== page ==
Blindness was common in the ancient world, and it resulted from various causes. It was, in Jewish custom of the time, a ritual blemish, rendering one unfit to serve as a priest (Leviticus 21:18). And a blind animal was not suitable for ritual sacrifice (Leviticus 22:22 and Deuteronomy 15:21). So the blind man was, in the estimation of many people in his culture, defective, perhaps even punished by God. That must have taken an emotional toll on the man. Yet the Law (in Leviticus 19:14) forbade placing an obstacle in the way of the blind, so those who told the blind man to be quiet violated the Law of Moses.
Healing stories involving Jesus are about more than correcting the physical, emotional, and psychological disorders of people. They also speak of the restoration to society. The blind man no longer had a ritual blemish; he was no longer allegedly defective or punished by God.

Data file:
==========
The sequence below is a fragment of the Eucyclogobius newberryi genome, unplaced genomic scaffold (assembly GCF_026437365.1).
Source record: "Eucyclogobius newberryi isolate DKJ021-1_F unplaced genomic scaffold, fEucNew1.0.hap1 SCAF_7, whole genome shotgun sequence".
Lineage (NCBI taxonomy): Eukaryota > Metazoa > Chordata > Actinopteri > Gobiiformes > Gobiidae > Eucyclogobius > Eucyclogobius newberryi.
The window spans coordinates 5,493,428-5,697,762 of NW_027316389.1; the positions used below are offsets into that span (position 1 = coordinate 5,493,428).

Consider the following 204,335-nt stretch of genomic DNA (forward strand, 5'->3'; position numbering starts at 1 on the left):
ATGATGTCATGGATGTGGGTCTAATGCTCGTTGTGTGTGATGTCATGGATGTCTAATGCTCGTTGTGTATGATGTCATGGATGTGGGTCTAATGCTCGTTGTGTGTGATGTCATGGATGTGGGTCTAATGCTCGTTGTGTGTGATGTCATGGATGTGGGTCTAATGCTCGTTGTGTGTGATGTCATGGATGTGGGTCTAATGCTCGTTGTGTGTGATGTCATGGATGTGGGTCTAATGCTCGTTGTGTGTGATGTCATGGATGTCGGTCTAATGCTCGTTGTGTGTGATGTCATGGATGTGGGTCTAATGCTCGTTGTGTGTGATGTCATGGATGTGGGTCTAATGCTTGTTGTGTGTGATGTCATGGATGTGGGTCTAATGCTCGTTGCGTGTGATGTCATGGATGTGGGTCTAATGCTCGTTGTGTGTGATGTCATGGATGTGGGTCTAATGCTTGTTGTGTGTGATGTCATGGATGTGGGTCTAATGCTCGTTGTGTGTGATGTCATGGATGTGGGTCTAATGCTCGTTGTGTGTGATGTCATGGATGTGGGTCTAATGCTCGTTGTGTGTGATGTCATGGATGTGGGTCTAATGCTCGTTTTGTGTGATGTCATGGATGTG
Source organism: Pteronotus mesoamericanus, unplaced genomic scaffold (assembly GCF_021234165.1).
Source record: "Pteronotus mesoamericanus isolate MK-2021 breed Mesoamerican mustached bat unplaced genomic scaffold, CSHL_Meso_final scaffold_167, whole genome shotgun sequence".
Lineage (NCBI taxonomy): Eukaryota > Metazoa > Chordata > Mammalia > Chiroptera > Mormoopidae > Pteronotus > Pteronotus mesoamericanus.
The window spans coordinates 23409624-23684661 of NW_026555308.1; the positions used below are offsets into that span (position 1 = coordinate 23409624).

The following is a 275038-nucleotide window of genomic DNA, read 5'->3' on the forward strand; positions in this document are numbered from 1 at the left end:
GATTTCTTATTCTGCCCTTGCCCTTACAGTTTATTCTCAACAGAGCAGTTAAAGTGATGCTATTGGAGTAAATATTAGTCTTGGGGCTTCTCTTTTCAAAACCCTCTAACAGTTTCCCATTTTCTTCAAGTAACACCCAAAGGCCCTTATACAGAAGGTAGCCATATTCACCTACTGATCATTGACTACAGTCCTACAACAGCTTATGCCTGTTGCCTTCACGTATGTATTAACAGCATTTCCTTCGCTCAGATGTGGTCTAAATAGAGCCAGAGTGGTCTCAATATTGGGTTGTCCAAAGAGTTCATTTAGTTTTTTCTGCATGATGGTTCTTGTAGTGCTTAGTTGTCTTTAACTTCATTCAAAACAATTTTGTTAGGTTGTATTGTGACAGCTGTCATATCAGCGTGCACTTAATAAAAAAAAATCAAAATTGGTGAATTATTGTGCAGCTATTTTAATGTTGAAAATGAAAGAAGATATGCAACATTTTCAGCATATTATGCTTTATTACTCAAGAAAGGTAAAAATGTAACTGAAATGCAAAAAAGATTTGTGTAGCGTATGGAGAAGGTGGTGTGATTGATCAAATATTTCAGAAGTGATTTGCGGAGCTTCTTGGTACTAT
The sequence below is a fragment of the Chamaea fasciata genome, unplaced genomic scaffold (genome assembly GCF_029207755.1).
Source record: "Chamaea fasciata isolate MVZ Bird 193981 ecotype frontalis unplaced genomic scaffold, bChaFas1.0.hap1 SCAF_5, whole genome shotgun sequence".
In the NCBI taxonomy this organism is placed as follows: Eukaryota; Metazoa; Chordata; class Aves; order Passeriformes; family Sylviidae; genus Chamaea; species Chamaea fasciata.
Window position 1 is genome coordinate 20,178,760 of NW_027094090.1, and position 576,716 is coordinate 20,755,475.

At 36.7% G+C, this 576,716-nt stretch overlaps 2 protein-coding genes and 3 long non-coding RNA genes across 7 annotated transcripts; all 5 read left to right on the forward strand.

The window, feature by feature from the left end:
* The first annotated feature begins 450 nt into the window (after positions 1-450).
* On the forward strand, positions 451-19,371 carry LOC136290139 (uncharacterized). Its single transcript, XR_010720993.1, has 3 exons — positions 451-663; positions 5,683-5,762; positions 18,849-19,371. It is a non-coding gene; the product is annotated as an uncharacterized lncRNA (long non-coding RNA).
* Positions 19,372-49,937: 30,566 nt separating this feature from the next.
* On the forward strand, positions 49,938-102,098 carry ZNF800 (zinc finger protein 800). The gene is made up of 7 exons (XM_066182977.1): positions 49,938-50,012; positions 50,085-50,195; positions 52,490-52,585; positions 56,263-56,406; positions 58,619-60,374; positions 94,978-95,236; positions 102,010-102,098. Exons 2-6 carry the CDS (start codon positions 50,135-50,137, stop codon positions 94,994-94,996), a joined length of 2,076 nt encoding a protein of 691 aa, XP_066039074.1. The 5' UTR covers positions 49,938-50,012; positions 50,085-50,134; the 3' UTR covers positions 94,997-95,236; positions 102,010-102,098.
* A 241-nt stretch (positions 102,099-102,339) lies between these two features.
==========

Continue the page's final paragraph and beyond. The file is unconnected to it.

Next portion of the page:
As I write these words, I belong to a culture which considers itself fairly enlightened. It is, in many ways. We even have the Americans with Disabilities Act. And, based on the architecture of certain church buildings in which I have worshiped, I recognize a lack of concern for handicapped access in the late 1800s and early 1900s yet a keen attention to this issue in structures from more recent decades. Yet the disabled still face many challenges in getting from Point A to Point B, entering many buildings, and using many restrooms. Our lack of concern for them forces many of them to the margins; we are not as enlightened as we like to think we are.
Jesus restored people to society; we ought to do the same, as we are able.